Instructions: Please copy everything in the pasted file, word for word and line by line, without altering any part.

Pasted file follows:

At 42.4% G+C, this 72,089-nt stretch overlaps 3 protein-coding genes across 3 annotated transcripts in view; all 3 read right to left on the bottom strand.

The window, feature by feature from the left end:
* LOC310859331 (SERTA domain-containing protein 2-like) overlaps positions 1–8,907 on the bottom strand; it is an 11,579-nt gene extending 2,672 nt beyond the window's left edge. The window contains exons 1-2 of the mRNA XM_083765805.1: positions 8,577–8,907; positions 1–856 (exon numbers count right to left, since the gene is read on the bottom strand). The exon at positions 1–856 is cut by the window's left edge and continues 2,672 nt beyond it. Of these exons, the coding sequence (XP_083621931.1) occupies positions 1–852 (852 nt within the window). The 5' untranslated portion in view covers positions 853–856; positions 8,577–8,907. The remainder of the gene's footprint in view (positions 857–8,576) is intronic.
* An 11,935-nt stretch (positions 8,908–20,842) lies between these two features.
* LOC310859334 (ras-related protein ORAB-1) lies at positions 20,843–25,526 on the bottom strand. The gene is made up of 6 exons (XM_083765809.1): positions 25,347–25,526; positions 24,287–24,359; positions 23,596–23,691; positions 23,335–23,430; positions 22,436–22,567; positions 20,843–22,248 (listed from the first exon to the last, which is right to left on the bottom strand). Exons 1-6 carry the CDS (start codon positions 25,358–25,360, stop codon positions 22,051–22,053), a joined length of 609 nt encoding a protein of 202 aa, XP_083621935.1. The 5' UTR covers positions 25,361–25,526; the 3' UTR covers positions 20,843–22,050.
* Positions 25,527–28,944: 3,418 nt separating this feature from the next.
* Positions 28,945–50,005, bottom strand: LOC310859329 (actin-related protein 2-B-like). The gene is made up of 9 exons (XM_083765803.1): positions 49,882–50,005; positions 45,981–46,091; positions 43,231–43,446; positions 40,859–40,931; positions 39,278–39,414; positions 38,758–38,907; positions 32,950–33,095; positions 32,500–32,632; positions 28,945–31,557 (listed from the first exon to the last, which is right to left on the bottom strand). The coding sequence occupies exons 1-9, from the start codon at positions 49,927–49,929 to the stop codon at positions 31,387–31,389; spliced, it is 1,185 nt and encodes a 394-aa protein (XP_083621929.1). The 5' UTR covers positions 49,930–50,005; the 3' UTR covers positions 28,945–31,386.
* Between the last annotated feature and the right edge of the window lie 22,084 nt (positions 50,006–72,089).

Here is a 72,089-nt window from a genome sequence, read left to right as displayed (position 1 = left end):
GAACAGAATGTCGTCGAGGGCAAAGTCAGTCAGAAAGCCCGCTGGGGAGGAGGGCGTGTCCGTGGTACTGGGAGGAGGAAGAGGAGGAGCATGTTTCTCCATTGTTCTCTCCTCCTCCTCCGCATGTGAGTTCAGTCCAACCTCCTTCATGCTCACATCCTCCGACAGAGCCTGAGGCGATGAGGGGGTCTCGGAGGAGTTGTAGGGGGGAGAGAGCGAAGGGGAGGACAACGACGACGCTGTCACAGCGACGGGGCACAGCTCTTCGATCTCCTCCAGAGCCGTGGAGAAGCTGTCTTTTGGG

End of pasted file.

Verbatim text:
At 42.4% G+C, this 72,089-nt stretch overlaps 3 protein-coding genes across 3 annotated transcripts in view; all 3 read right to left on the bottom strand.

The window, feature by feature from the left end:
* LOC310859331 (SERTA domain-containing protein 2-like) overlaps positions 1–8,907 on the bottom strand; it is an 11,579-nt gene extending 2,672 nt beyond the window's left edge. The window contains exons 1-2 of the mRNA XM_083765805.1: positions 8,577–8,907; positions 1–856 (exon numbers count right to left, since the gene is read on the bottom strand). The exon at positions 1–856 is cut by the window's left edge and continues 2,672 nt beyond it. Of these exons, the coding sequence (XP_083621931.1) occupies positions 1–852 (852 nt within the window). The 5' untranslated portion in view covers positions 853–856; positions 8,577–8,907. The remainder of the gene's footprint in view (positions 857–8,576) is intronic.
* An 11,935-nt stretch (positions 8,908–20,842) lies between these two features.
* LOC310859334 (ras-related protein ORAB-1) lies at positions 20,843–25,526 on the bottom strand. The gene is made up of 6 exons (XM_083765809.1): positions 25,347–25,526; positions 24,287–24,359; positions 23,596–23,691; positions 23,335–23,430; positions 22,436–22,567; positions 20,843–22,248 (listed from the first exon to the last, which is right to left on the bottom strand). Exons 1-6 carry the CDS (start codon positions 25,358–25,360, stop codon positions 22,051–22,053), a joined length of 609 nt encoding a protein of 202 aa, XP_083621935.1. The 5' UTR covers positions 25,361–25,526; the 3' UTR covers positions 20,843–22,050.
* Positions 25,527–28,944: 3,418 nt separating this feature from the next.
* Positions 28,945–50,005, bottom strand: LOC310859329 (actin-related protein 2-B-like). The gene is made up of 9 exons (XM_083765803.1): positions 49,882–50,005; positions 45,981–46,091; positions 43,231–43,446; positions 40,859–40,931; positions 39,278–39,414; positions 38,758–38,907; positions 32,950–33,095; positions 32,500–32,632; positions 28,945–31,557 (listed from the first exon to the last, which is right to left on the bottom strand). The coding sequence occupies exons 1-9, from the start codon at positions 49,927–49,929 to the stop codon at positions 31,387–31,389; spliced, it is 1,185 nt and encodes a 394-aa protein (XP_083621929.1). The 5' UTR covers positions 49,930–50,005; the 3' UTR covers positions 28,945–31,386.
* Between the last annotated feature and the right edge of the window lie 22,084 nt (positions 50,006–72,089).

Here is a 72,089-nt window from a genome sequence, read left to right as displayed (position 1 = left end):
GAACAGAATGTCGTCGAGGGCAAAGTCAGTCAGAAAGCCCGCTGGGGAGGAGGGCGTGTCCGTGGTACTGGGAGGAGGAAGAGGAGGAGCATGTTTCTCCATTGTTCTCTCCTCCTCCTCCGCATGTGAGTTCAGTCCAACCTCCTTCATGCTCACATCCTCCGACAGAGCCTGAGGCGATGAGGGGGTCTCGGAGGAGTTGTAGGGGGGAGAGAGCGAAGGGGAGGACAACGACGACGCTGTCACAGCGACGGGGCACAGCTCTTCGATCTCCTCCAGAGCCGTGGAGAAGCTGTCTTTTGGG